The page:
Friday, January 8, 1999

School racial
incident stirs
ouster call

An attorney asks that
Iao School's principal be
removed from the job

By Crystal Kua


HILO -- An attorney has called for the removal of Iao School's principal, citing a racism complaint filed by an African-American student at the Maui school.

Andre Wooten, vice president of the Afro American Lawyers Association of Hawaii, said that Iao principal Elizabeth Ayson sent out a "racially discriminatory message" in a viewpoint piece she wrote earlier this month in a Maui newspaper.

"This person is incompetent to administer a state of Hawaii school," Wooten told the school board during its meeting here. "This person has stated that either she does not know the law ... or she does not intend to apply the law."

An attempt to reach Ayson was unsuccessful.

Wooten and Sandy Ma, American Civil Liberties Union of Hawaii legal director, called for racial tolerance training in Hawaii public schools.

"Without a doubt, racial discrimination and harassment permeate the institution of public learning," Ma said.

Education officials said that discrimination of any kind is unacceptable and that schools are doing what they can to make sure the campus environment is safe.

"The only way to keep this from becoming commonplace is to respond to it in a serious way," state Schools Superintendent Paul LeMahieu said after the meeting.

"We will be working with the department (of education) to make the best possible response to these kinds of activities," school board Chairman Mitsugi Nakashima said during the meeting.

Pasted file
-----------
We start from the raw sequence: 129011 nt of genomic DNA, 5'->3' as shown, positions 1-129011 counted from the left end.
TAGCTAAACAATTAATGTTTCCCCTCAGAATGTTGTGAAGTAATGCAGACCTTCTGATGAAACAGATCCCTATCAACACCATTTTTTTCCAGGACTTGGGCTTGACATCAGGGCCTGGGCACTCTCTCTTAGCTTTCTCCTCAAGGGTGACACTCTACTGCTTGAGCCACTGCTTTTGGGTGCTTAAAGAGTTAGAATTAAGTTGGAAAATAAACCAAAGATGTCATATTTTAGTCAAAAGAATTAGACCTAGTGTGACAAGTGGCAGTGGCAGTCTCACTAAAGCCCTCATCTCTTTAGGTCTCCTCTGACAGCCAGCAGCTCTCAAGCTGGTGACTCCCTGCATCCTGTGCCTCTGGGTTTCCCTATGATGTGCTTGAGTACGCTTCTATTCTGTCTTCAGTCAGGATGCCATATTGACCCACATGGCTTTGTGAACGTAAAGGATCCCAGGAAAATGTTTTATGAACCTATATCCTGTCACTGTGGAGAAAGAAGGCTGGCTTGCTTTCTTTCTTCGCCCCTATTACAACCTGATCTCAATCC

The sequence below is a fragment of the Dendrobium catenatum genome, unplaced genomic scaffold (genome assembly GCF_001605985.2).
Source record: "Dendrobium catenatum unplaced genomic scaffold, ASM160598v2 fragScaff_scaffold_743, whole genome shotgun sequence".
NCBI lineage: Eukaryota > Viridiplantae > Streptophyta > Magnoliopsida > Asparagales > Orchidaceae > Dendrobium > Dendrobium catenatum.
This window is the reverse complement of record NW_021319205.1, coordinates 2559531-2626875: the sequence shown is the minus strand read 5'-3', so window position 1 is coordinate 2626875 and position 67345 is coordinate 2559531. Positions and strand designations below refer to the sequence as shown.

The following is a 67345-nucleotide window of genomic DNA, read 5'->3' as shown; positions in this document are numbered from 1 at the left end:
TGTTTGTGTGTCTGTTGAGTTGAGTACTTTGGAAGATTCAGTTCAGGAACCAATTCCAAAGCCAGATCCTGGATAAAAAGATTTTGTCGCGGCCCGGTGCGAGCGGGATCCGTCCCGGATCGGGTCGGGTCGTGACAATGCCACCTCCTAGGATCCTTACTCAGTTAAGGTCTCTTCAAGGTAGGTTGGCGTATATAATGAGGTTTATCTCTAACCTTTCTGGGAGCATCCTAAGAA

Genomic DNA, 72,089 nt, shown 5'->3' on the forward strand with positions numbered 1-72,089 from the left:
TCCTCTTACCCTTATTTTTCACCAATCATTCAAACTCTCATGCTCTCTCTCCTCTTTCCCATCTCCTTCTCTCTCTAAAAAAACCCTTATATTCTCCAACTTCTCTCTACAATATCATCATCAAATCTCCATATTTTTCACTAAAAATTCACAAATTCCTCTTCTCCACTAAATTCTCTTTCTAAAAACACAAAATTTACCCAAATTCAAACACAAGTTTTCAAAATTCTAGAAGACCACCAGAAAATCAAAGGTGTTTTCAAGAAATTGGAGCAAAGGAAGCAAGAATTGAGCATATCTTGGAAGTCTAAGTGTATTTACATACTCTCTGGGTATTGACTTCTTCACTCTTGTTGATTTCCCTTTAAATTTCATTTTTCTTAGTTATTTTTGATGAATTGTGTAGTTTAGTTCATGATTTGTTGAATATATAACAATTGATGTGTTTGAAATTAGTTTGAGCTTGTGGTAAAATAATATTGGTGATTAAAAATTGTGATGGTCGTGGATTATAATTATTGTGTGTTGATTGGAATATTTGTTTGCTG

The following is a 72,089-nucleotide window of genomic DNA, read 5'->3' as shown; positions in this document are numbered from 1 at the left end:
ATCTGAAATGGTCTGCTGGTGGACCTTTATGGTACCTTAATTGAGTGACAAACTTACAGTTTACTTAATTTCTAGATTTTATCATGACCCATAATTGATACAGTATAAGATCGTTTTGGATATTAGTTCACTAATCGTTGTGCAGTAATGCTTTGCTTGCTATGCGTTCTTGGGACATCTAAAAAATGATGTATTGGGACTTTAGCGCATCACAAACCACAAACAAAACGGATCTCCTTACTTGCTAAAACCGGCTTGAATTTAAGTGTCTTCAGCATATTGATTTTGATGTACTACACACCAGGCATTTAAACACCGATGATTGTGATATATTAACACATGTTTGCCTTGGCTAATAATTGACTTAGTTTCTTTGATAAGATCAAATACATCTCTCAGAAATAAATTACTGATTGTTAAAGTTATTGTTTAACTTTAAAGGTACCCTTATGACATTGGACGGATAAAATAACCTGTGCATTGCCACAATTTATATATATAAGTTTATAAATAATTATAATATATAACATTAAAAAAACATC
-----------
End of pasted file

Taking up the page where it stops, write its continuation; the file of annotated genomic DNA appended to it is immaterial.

The department is working on gathering from other parts of the country examples of tolerance and sensitivity programs and materials.

"This is an issue that must be addressed," LeMahieu said.

"It's moving along. It's happening," he said.

Philliep Knox, an Iao School 8th grader in special education classes, was punched and suffered racial slurs.

He and his mother filed a complaint last month with the Office for Civil Rights in the U.S. Department of Education in Seattle.

The school has investigated each of four alleged incidents and disciplined students, school officials have said.

LeMahieu, who visited Iao School on Wednesday, said an investigation has shown that Knox has been the victim of harassment, and he offered an apology to the boy.

"Philliep has every right to expect a safe environment. Iao Intermediate has a responsibility to provide such an environment," LeMahieu said.

LeMahieu, however, declined to discuss Wooten's request to remove Ayson as Iao School principal or the details of the Iao incident because of the potential for a lawsuit to be filed in the matter.

"Whether a lawsuit is filed depends on what you do," Wooten told the board.

Both Ma and Wooten reminded board members of other examples of racial insensitivity in the schools that have included offensive portrayals of African-Americans in a high school yearbook and a student wearing a Ku Klux Klan costume at another school.

Wooten said Ayson's viewpoint conveyed "that she didn't intend to do anything about it."

"Ayson's viewpoint said in part, 'Indeed it is a shame that some children have not been taught racial tolerance at home and, worse, it is a travesty to expect schools alone to fix this major community problem.'"

But the viewpoint also said, "I myself pledge to lead and participate in this process of change."

Ma said after the meeting that her organization doesn't believe that it's their place to make recommendations on personnel actions such as the firing an employee.

Her goal in going before the board was to get them to take action to end discrimination in the public schools, she said.

"From what I can tell, they're not willing to do that, she said.

"I'm not really sure why. I'm not sure what they want.

"We're giving them an opportunity to do something without being dragged into court," she said.

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